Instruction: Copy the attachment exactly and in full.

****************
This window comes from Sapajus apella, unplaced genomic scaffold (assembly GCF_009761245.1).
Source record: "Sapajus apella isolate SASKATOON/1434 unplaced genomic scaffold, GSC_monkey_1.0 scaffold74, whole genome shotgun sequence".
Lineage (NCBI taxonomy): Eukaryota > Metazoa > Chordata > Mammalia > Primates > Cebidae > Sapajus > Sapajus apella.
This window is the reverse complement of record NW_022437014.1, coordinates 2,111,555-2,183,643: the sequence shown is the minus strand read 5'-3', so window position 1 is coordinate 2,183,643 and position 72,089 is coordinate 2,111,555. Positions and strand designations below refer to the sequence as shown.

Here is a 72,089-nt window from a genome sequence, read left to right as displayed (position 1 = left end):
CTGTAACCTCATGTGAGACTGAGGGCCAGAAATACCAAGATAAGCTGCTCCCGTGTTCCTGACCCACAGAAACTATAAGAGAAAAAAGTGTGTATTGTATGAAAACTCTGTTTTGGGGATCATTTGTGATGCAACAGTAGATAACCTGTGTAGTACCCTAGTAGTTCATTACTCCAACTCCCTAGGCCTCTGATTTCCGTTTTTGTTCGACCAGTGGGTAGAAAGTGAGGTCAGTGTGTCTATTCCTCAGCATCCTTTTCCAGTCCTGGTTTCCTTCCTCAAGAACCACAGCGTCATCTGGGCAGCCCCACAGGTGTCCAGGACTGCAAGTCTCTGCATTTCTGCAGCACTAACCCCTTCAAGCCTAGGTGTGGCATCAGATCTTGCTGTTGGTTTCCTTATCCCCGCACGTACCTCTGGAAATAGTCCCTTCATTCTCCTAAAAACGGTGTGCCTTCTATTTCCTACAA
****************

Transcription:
This window comes from Sapajus apella, unplaced genomic scaffold (assembly GCF_009761245.1).
Source record: "Sapajus apella isolate SASKATOON/1434 unplaced genomic scaffold, GSC_monkey_1.0 scaffold74, whole genome shotgun sequence".
Lineage (NCBI taxonomy): Eukaryota > Metazoa > Chordata > Mammalia > Primates > Cebidae > Sapajus > Sapajus apella.
This window is the reverse complement of record NW_022437014.1, coordinates 2,111,555-2,183,643: the sequence shown is the minus strand read 5'-3', so window position 1 is coordinate 2,183,643 and position 72,089 is coordinate 2,111,555. Positions and strand designations below refer to the sequence as shown.

Here is a 72,089-nt window from a genome sequence, read left to right as displayed (position 1 = left end):
CTGTAACCTCATGTGAGACTGAGGGCCAGAAATACCAAGATAAGCTGCTCCCGTGTTCCTGACCCACAGAAACTATAAGAGAAAAAAGTGTGTATTGTATGAAAACTCTGTTTTGGGGATCATTTGTGATGCAACAGTAGATAACCTGTGTAGTACCCTAGTAGTTCATTACTCCAACTCCCTAGGCCTCTGATTTCCGTTTTTGTTCGACCAGTGGGTAGAAAGTGAGGTCAGTGTGTCTATTCCTCAGCATCCTTTTCCAGTCCTGGTTTCCTTCCTCAAGAACCACAGCGTCATCTGGGCAGCCCCACAGGTGTCCAGGACTGCAAGTCTCTGCATTTCTGCAGCACTAACCCCTTCAAGCCTAGGTGTGGCATCAGATCTTGCTGTTGGTTTCCTTATCCCCGCACGTACCTCTGGAAATAGTCCCTTCATTCTCCTAAAAACGGTGTGCCTTCTATTTCCTACAA